Staff Book Reviewer Spencer Dew is the author of the novel Here Is How It Happens (Ampersand Books, 2013), the short story collection Songs of Insurgency (Vagabond Press, 2008), the chapbook Mont-Saint-Michel and Chartres (Another New Calligraphy, 2010), and the critical study Learning for Revolution: The Work of Kathy Acker (San Diego State University Press, 2011). His Web site is spencerdew.com.
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Life during wartime: this novel follows two titular fellows through paranoid perambulations, interior and exterior, through Indianapolis or some version of it as well as through their own associations and anxieties, the relentless churning of their minds. First, Pike, evaluated by medical professionals and, thus, objectified, quantified, reduced via standards of assessment and a military logic that requires basic working minimums from the bodies it depends upon and regularly destroys. Second, Bloom—nodding to Joyce—dissecting his own stream of consciousness, second-guessing his own analysis of events or non-events as they unfold, like his disappointment that he’s merely waved through by a guard, undeserving even of suspicion, unremarkable to the security apparatus. For Bloom, such neglect accumulates in a deep weariness, an exhaustion at “all the daily animal maintenance . . . infantile small talk and dogmatic proclamations with nothing in between,” which is rendered somehow exhilarating via his nonstop commentary thereon. Pike and Bloom as two tokens of resistance is one way to read them, each character a reaction to the alienating bureaucracies of the military and medical industrial complexes. They weave their way around doctors and recruits, pharmaceutical company reps, and the War Memorial. Pike’s memory is thick of romantic renderings of other wars—Marlene Dietrich, yellowing novels—and he at times is “amazed that he has avoided immediate and complete destruction, amazed that he is alive at all and that the function of his body, the function of the city, doesn’t arrest at any given moment, or that it ever began working in the first place, during a war....” Saint Jude and General Petraeus are canonized here together as saints of the Forever War. Bloom relishes his anonymity, or the belief in anonymity (sometimes he gets called out for his cover stories, the white lies he spins to leave work early), and for all his internal overthinking, his actions in the world are largely “To wait and swallow and hesitate” as the human drones buzz all around him. Each man functions as something of an invisible eyeball for the city, Indianapolis, here presented with touches of Albert Speer, “a gothic city—obstinate, generous, savage, changeful—bathed in blues and yellows, whites and grays—rigid, redundant, mongrel, rude,” such that it seems distinctly not our Indianapolis, but nonetheless is recognizably in and of our world, the dystopian dial cranked only slightly, a notch or two, which is just enough to make us, as readers, start thinking along the same lines as these protagonists. How tenuous the world is, how unlikely the simplest encounter and overlap, how easy it is to get lost in flights of thought, in wary consideration. “There is nothing like another’s faith in you to make you cower, Bloom thinks,” and, a few sentences later, he opines (to himself) how it is always “better to treat the opinions of others with suspicion . . . to reel backwards from any expression of encouragement and fold to any true criticism—to strike the delicate balance between lying and being lied to slant wise—lying to oneself—discursively avoiding the issue at hand and distributing all that needs be done to someone much more capable than oneself and what should be done to the ever expanding bank of things to do.” Consider that thought, in the context of a novel where the rhetorical question tripping off certain pub-loosened tongues is “what would General Petraeus do?” Nye’s interest isn’t wartime, per se, but the darkest consequences of an economy of unending conflict. Pike and Bloom are plodding around in a world recognizably like our own, just tilted a bit into one possible future. The resistance they offer is slight, but it is something, unlubricated cogs in a fascist machine, catching a bit, groaning as the wheels turn. Some time spent in their company, and thinking through their situation, seems, increasingly in these days, worthwhile.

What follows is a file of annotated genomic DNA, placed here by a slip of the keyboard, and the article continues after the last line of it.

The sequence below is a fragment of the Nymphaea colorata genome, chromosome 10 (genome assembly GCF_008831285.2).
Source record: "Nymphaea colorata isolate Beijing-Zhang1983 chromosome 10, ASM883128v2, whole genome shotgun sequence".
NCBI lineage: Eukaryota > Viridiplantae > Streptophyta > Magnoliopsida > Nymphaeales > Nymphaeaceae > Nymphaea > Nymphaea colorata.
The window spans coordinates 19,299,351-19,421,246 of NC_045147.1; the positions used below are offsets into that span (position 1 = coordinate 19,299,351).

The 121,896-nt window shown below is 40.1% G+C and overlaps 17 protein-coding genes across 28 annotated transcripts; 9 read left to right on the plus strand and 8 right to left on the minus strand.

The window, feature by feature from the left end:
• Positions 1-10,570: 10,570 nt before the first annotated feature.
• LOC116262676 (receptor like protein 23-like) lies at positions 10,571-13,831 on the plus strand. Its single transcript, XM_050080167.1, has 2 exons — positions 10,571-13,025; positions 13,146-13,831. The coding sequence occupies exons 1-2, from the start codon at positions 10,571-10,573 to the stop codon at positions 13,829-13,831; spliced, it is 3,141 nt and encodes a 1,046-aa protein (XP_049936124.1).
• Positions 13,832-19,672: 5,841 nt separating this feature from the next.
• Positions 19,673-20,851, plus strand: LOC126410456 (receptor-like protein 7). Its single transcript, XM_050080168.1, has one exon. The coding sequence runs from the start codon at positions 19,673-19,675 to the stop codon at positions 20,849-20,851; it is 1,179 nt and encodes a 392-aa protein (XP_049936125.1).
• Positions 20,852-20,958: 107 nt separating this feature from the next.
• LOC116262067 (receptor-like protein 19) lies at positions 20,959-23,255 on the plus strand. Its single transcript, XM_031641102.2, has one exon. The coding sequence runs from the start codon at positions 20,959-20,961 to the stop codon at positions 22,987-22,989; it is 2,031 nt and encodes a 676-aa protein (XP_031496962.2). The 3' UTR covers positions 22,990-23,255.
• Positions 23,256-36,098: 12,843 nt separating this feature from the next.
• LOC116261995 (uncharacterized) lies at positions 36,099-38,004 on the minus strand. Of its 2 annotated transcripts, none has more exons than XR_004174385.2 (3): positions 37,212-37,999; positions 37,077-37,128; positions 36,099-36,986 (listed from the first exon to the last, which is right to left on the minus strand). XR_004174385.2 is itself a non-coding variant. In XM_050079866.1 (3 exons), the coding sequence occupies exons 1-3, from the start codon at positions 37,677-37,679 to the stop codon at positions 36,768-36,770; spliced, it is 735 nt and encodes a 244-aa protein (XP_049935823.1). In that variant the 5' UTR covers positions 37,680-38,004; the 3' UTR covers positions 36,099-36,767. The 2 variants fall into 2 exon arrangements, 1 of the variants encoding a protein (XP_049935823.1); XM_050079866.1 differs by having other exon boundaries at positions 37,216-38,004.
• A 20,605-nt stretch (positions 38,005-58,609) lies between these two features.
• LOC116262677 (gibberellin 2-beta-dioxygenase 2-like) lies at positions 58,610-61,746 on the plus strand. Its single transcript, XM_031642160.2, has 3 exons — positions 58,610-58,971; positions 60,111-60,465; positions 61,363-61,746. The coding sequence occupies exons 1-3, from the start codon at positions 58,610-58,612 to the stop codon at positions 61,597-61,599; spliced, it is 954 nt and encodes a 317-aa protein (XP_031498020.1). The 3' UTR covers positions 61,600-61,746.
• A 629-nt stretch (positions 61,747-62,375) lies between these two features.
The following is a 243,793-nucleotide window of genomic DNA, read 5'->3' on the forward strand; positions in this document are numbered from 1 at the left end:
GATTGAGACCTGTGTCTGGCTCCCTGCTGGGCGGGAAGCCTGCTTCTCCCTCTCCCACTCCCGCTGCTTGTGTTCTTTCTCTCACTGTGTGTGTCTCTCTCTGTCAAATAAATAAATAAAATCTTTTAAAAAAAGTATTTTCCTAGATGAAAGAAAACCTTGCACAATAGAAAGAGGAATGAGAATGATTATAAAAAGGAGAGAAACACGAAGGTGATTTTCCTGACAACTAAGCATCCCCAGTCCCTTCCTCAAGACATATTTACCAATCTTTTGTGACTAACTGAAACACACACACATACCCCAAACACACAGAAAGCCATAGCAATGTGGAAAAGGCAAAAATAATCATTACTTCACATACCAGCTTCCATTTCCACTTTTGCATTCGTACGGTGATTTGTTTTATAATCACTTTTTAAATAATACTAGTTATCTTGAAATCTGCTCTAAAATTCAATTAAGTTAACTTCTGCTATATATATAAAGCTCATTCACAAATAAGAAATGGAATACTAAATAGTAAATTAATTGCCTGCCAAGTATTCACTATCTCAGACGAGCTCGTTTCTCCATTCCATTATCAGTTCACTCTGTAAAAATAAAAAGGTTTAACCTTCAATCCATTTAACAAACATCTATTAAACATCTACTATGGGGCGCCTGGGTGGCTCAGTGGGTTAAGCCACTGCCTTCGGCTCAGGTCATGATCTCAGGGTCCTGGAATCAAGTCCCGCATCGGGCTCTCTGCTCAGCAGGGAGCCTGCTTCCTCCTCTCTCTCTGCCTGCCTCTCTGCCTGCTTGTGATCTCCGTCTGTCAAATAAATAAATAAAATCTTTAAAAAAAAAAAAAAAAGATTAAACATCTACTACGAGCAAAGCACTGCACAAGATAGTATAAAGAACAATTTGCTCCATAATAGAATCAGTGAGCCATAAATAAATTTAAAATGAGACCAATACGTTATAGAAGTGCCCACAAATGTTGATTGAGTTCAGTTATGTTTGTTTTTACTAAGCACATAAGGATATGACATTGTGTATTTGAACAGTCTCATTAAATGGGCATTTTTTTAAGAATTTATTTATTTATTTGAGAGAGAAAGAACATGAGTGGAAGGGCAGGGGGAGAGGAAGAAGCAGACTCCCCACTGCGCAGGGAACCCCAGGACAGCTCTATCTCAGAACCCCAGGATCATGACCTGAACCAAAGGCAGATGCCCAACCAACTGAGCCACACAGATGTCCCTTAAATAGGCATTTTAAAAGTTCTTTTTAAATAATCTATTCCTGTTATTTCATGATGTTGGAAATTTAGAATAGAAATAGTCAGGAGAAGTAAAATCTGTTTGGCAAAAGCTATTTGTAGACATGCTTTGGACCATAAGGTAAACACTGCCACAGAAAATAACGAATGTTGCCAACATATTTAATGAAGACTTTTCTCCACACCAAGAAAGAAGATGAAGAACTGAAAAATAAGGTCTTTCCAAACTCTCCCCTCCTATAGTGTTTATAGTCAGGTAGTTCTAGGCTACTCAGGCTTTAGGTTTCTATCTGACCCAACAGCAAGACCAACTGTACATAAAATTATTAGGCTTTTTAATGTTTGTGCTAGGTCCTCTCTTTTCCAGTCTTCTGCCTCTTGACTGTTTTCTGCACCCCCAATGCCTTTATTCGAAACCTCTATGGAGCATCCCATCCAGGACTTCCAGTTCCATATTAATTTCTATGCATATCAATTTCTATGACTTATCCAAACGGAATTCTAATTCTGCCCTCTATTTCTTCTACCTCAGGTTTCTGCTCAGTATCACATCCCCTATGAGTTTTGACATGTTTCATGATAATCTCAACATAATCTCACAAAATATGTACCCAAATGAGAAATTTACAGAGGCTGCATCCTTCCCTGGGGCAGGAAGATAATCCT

Official Lake Forest College Press / &NOW Books Web Site